Most tourists cross the Peru-Ecuador border near the Pacific Coast at Aguas Verdes. However, if you are adventurous, have time and speak some Spanish, I recommend crossing inland at La Balsa and seeing the region’s spectacular sites.
Standing in front of Yumbilla Falls, the world’s 5th highest waterfall
A post about my May 2017 visit to the area, part of a 2 year trip around South America and Cuba.
After a night bus from Huaraz, I enjoyed a day in Trujillo before another overnight Movil Tours coach ride to Pedro Ruiz. Adventures began early morning when the bus stopped face to face with an oncoming truck. Rain-induced landslides had narrowed the road to one lane. Continue reading →
Nazca and Ica are popular tourist destinations in southern Peru and for good reasons!
I visited Nazca and Ica in April 2017, travelling north from Arequipa. Following are some favourite photos and videos from the trip.
Nazca: Nazca Lines and Historic Sites
Nazca is famous for its ancient, world heritage-listed Nazca Lines. The best way to see these desert designs is via a light plane tour from nearby Maria Reiche Neuman Airport (April 2017: USD$70 / 238 soles + 30 sol departure tax).
In aeroplane awaiting take-off at Nazca’s Maria Reiche Neuman Airport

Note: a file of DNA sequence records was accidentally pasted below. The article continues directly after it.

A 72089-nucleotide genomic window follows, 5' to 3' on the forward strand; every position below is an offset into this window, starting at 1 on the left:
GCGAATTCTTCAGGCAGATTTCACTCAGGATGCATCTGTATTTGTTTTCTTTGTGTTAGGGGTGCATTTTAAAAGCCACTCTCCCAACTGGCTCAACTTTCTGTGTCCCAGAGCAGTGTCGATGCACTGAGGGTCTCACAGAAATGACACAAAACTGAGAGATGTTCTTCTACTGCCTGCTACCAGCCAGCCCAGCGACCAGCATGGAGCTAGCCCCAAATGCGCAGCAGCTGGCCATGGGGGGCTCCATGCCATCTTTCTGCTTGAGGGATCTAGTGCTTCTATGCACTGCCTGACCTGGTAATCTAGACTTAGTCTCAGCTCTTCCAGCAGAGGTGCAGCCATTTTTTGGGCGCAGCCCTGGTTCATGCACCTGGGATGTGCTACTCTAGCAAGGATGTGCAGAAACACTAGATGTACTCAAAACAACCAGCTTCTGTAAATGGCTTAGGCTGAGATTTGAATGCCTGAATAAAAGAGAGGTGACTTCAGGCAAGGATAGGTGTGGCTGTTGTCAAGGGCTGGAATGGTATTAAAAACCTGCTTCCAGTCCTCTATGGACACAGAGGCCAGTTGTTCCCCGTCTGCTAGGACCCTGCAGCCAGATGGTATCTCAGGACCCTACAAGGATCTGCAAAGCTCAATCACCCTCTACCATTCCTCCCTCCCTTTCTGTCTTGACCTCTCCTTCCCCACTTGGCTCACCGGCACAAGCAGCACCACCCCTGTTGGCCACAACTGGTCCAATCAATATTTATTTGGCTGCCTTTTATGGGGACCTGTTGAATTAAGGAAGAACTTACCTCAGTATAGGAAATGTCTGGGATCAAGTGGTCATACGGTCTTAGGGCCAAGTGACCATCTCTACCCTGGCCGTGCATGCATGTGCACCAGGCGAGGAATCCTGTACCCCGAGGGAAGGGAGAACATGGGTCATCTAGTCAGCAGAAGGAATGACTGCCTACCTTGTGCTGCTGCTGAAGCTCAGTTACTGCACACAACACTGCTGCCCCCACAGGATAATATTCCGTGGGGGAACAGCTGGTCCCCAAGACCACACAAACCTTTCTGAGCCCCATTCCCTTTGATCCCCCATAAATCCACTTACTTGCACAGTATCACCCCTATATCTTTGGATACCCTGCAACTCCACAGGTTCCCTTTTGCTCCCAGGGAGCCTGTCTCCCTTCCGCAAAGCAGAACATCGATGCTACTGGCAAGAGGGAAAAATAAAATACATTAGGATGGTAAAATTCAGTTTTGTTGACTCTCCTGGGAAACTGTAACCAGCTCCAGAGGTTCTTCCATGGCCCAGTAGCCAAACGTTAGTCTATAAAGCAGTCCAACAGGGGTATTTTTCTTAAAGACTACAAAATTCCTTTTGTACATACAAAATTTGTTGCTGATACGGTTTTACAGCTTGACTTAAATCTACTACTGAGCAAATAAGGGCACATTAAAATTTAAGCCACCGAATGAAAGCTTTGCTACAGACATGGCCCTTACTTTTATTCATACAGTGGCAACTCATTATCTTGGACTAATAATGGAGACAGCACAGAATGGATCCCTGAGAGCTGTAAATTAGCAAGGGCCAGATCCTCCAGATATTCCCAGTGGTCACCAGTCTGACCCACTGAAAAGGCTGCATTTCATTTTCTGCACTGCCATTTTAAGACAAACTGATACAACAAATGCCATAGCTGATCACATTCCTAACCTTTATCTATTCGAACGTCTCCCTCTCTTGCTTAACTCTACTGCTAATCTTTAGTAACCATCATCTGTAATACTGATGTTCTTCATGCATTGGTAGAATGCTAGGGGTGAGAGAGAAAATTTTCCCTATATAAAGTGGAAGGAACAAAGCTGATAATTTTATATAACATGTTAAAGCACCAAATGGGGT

The Hummingbird Nazca line as viewed from aeroplane
Soroa, 7 kilometres north of the Havana-Pinar del Río Freeway is a village known for both its waterfall and orchid garden. As fans of orchids the latter attracted Rocío and me and we made a detour to Soroa between Viñales and Havana.
Getting to Soroa from Viñales without private transport took two colectivos and then a Jeep organised by a tout from the mechanic near the Candelaria/Soroa junction. The travel logistics and costs are listed below this post.
Soroa Waterfall (Salto del Arco Iris)
The Soroa Waterfall has two entrances. The Jeep dropped us off adjacent the lower, southern one where we paid the 3 CUC (US$3) entry fee.
Entry signs to waterfall Salto del Arco Iris; cascada is Spanish for waterfall; entry costs Cubans 10 CUP (US$0.40) and foreigners 3 CUC (US$3)
January is well outside the May to October wet season so the waterfall was a relative trickle. Despite this, the overhang and surrounding greenery still made a beautiful setting.